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Case Analysis 21 February, 2013

The Political Crisis in Tunisia

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The Unit for Political Studies

The Unit for Political Studies is the Center’s department dedicated to the study of the region’s most pressing current affairs. An integral and vital part of the ACRPS’ activities, it offers academically rigorous analysis on issues that are relevant and useful to the public, academics and policy-makers of the Arab region and beyond. The Unit for Policy Studies draws on the collaborative efforts of a number of scholars based within and outside the ACRPS. It produces three of the Center’s publication series: Situation Assessment, Policy Analysis, and Case Analysis reports. 


Introduction

Chokri Belaid, a leftist radical and member of the Tunisian political opposition, was assassinated outside his home on the morning of February 6, 2013. While the assassins displayed an astonishing disregard for anonymity-not even concealing their faces, according to some eyewitnesses-their operation was nonetheless professionally executed. The tense environment in which the assassination took place has made any sober discussion surrounding the identity of the assassin impossible. From the outset of the crisis, the different sides have tradedaccusations based on political motivations -a debate completely removed from the progress of the investigations.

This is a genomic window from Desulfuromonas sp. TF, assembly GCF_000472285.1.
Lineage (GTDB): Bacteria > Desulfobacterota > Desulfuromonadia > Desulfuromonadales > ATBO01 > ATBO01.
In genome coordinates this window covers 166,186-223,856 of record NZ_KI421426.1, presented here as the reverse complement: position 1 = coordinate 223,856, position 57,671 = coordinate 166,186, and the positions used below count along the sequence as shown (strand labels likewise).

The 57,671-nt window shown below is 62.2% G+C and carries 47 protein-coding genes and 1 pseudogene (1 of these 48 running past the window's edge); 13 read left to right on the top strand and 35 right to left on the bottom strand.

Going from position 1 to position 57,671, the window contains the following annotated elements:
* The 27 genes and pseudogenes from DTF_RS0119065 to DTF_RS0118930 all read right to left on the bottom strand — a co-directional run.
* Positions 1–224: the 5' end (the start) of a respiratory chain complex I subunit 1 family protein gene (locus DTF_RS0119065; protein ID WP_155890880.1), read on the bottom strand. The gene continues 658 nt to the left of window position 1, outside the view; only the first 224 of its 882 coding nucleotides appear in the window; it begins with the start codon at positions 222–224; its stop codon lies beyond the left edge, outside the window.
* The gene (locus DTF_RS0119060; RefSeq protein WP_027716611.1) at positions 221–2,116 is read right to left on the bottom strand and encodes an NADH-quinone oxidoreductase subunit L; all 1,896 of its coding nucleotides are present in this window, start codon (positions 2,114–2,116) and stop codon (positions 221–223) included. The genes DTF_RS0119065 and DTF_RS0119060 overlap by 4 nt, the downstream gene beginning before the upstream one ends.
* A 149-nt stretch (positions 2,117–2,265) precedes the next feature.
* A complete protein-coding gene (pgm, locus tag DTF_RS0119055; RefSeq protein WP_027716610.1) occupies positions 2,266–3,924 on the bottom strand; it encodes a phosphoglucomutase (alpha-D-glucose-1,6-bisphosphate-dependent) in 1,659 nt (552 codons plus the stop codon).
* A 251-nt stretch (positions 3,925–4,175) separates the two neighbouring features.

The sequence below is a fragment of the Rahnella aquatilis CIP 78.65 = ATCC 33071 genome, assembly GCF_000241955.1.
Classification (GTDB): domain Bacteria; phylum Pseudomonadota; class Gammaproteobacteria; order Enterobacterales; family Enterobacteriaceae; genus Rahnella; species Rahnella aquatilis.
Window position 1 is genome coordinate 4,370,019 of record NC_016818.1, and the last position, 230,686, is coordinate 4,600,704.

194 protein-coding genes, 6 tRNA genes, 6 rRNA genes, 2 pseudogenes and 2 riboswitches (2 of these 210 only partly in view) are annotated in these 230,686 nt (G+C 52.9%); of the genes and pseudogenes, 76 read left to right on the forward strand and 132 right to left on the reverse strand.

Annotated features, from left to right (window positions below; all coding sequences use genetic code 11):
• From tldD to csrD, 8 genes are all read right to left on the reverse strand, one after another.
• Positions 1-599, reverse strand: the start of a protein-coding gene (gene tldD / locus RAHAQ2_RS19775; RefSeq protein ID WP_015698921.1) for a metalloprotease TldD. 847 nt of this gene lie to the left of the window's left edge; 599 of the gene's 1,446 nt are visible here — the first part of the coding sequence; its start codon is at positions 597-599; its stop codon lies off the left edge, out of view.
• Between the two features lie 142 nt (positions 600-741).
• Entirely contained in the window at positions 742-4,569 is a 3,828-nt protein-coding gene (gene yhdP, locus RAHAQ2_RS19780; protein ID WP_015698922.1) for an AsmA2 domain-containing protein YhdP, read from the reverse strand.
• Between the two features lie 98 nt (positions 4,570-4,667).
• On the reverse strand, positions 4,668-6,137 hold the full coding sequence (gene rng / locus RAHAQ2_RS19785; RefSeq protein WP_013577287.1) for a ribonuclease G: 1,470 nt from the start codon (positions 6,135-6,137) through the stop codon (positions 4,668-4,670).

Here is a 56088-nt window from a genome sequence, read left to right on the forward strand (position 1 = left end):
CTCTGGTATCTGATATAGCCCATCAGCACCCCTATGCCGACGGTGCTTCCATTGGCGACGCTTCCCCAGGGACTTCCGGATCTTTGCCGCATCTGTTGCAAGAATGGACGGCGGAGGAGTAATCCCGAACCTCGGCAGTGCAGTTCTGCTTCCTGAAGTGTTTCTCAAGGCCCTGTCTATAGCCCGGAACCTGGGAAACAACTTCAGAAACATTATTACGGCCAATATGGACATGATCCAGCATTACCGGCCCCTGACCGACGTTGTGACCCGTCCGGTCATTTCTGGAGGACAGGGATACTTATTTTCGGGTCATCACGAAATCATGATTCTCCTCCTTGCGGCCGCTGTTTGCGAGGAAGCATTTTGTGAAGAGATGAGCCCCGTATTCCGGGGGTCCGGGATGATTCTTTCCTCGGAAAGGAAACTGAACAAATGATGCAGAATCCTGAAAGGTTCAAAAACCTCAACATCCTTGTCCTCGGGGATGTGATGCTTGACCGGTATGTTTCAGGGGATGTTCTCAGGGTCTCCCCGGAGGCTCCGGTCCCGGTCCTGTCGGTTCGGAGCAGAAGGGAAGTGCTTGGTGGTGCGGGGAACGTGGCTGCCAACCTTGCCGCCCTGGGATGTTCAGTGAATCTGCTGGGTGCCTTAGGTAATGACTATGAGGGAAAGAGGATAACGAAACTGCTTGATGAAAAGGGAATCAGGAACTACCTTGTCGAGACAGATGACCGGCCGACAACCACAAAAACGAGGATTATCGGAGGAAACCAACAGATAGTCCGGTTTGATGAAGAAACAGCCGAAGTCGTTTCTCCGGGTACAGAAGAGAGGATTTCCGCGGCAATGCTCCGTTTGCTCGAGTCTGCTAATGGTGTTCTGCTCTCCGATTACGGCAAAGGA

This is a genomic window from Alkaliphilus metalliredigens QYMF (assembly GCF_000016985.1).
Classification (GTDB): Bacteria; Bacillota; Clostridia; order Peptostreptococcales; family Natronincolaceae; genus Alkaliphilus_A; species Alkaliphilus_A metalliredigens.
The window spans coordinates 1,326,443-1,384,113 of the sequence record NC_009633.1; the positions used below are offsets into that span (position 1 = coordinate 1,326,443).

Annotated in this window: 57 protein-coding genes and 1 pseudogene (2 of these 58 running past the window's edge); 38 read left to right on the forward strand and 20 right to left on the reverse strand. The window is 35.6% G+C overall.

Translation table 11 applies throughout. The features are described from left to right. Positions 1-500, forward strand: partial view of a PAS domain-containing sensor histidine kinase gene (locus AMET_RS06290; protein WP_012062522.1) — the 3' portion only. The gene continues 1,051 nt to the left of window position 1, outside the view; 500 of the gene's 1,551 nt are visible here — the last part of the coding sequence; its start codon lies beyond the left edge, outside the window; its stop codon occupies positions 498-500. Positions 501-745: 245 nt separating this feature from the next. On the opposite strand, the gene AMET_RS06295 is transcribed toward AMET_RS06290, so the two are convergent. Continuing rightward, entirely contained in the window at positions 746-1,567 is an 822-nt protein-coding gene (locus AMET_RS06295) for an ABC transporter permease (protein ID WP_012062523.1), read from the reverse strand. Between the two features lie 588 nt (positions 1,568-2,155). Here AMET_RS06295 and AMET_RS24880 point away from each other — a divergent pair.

As a result, two general accusations have arisen: the killers must either have come from within the coalition, given that the victim was a prominent member of the opposition; or the murderer must have been a member of the opposition seeking to throw the democratic process off course, since the government has "no interest" in murdering Belaid. Both political allegations have no relation to the law.

The political climate has strongly influenced the work of the Ministry of Interior, lending a great deal of support to the opposition's claims that the Ministry should be "made neutral", regardless of how relevant its work is to the political sphere. The public is thus confronted with a crisis in which it is proving difficult to even agree on a least common denominator, resulting in escalating tensions. Today, the important question is not "Who was the murderer?" but rather, "Who will be the next victim?".

In their discussions behind closed doors, Tunisia's political class most commonly compares this situation to the assassination of Lebanon's Rafic Hariri in 2005. Like in Lebanon's crisis, the political function that this assassination plays will take precedence over any investigation into the crime itself, which will in turn become a relatively marginal affair and almost impossible to achieve.